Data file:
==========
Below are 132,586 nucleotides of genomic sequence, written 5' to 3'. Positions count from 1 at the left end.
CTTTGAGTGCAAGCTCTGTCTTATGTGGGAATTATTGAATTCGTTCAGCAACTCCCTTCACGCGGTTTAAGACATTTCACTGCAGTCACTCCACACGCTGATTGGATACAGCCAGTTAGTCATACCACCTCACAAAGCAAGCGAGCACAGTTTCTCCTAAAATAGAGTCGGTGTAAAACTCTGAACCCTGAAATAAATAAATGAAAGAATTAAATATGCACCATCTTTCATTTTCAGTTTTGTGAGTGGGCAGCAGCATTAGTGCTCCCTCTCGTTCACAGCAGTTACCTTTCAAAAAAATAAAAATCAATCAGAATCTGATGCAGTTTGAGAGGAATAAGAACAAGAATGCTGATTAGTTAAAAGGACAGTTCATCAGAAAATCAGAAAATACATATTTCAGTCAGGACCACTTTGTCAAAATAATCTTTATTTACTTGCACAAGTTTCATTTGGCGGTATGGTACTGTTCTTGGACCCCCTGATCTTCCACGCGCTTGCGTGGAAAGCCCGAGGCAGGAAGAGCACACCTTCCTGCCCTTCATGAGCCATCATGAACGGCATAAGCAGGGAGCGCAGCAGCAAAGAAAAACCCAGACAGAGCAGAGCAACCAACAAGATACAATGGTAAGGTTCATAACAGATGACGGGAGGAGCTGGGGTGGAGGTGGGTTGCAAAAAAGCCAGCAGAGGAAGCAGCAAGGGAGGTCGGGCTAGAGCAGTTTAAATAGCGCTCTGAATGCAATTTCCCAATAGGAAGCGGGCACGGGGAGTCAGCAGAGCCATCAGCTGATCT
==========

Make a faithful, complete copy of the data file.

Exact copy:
Below are 132,586 nucleotides of genomic sequence, written 5' to 3'. Positions count from 1 at the left end.
CTTTGAGTGCAAGCTCTGTCTTATGTGGGAATTATTGAATTCGTTCAGCAACTCCCTTCACGCGGTTTAAGACATTTCACTGCAGTCACTCCACACGCTGATTGGATACAGCCAGTTAGTCATACCACCTCACAAAGCAAGCGAGCACAGTTTCTCCTAAAATAGAGTCGGTGTAAAACTCTGAACCCTGAAATAAATAAATGAAAGAATTAAATATGCACCATCTTTCATTTTCAGTTTTGTGAGTGGGCAGCAGCATTAGTGCTCCCTCTCGTTCACAGCAGTTACCTTTCAAAAAAATAAAAATCAATCAGAATCTGATGCAGTTTGAGAGGAATAAGAACAAGAATGCTGATTAGTTAAAAGGACAGTTCATCAGAAAATCAGAAAATACATATTTCAGTCAGGACCACTTTGTCAAAATAATCTTTATTTACTTGCACAAGTTTCATTTGGCGGTATGGTACTGTTCTTGGACCCCCTGATCTTCCACGCGCTTGCGTGGAAAGCCCGAGGCAGGAAGAGCACACCTTCCTGCCCTTCATGAGCCATCATGAACGGCATAAGCAGGGAGCGCAGCAGCAAAGAAAAACCCAGACAGAGCAGAGCAACCAACAAGATACAATGGTAAGGTTCATAACAGATGACGGGAGGAGCTGGGGTGGAGGTGGGTTGCAAAAAAGCCAGCAGAGGAAGCAGCAAGGGAGGTCGGGCTAGAGCAGTTTAAATAGCGCTCTGAATGCAATTTCCCAATAGGAAGCGGGCACGGGGAGTCAGCAGAGCCATCAGCTGATCT